UK petrol prices: why have they risen again and when will fuel prices go down?
Calls for further fuel duty or VAT cut as drivers face record high prices and prospect of further increases
Petrol prices jumped by an average of 10p per litre last month - the second largest monthly increase in history.
Unleaded finished May at a new record high, reaching an average of 174p per litre, according to figures from the RAC.
Diesel also ended the month at a new record level - 183p per litre - although it rose by a smaller 5p per litre.
The latest prices mean it now costs £95 to fill the petrol tank of an average family car and more than £100 for an average diesel. That is £13 more for a petrol fill-up and £16.50 more for diesel than at the end of February.
Fresh rises in the price of oil along with the pound’s weakening status on global markets have been blamed for the latest increases and the RAC is predicting that petrol could soon hit 185p per litre while diesel is on course to reach 190p.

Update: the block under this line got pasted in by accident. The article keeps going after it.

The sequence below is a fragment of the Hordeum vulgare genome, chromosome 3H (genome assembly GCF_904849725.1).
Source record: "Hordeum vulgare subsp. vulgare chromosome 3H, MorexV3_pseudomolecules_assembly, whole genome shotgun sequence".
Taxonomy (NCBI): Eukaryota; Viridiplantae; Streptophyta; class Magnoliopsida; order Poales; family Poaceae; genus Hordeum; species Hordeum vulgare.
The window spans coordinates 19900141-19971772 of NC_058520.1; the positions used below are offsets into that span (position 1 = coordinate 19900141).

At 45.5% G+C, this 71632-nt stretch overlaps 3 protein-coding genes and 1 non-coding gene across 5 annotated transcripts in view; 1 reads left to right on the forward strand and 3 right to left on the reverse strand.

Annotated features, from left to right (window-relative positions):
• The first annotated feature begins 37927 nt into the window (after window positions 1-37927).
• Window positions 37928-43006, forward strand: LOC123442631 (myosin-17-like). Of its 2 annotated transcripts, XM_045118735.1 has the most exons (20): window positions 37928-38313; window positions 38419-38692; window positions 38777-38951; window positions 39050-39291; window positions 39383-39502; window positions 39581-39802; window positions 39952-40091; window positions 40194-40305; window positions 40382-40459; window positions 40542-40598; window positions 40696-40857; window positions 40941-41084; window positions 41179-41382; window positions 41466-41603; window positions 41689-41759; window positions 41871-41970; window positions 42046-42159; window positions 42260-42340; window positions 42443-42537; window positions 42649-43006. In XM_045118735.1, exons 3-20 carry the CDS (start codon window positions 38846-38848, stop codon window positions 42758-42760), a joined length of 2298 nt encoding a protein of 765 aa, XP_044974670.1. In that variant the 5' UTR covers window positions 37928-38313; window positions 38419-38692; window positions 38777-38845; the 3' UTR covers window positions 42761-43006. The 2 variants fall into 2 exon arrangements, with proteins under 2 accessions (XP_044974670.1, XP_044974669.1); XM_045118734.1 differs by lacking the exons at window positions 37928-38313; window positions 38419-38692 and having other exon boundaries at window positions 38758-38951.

Oil prices rose 17% in May from $106.07 at the start to $124.45 on 31 May. At the same time, the pound has lost value against the dollar and with oil traded in dollars this has pushed up the purchase price for UK retailers.
RAC fuel spokesman Simon Williams said May had been another “horrible” month for motorists.
He commented: “Since Russia invaded Ukraine on 24 February the price petrol has gone up 24p a litre, For diesel the figure is 30p. Both of these figures would have been even higher had the Government not cut fuel duty.
“While it’s hard to imagine prices getting much worse, the wholesale price of petrol has now gone above diesel which spells yet more bad news at the pumps in the coming weeks.”
“With drivers facing such a dire situation on the forecourts something needs to be done, whether that’s a further cut in duty, or a reduction in VAT from 20%. Arguably, a duty cut would make a bigger difference to both businesses and individuals, but it also seems very unfair that the Treasury is benefitting to the tune of 30p a litre in VAT revenue from the record high prices – as it’s effectively a tax on a tax.”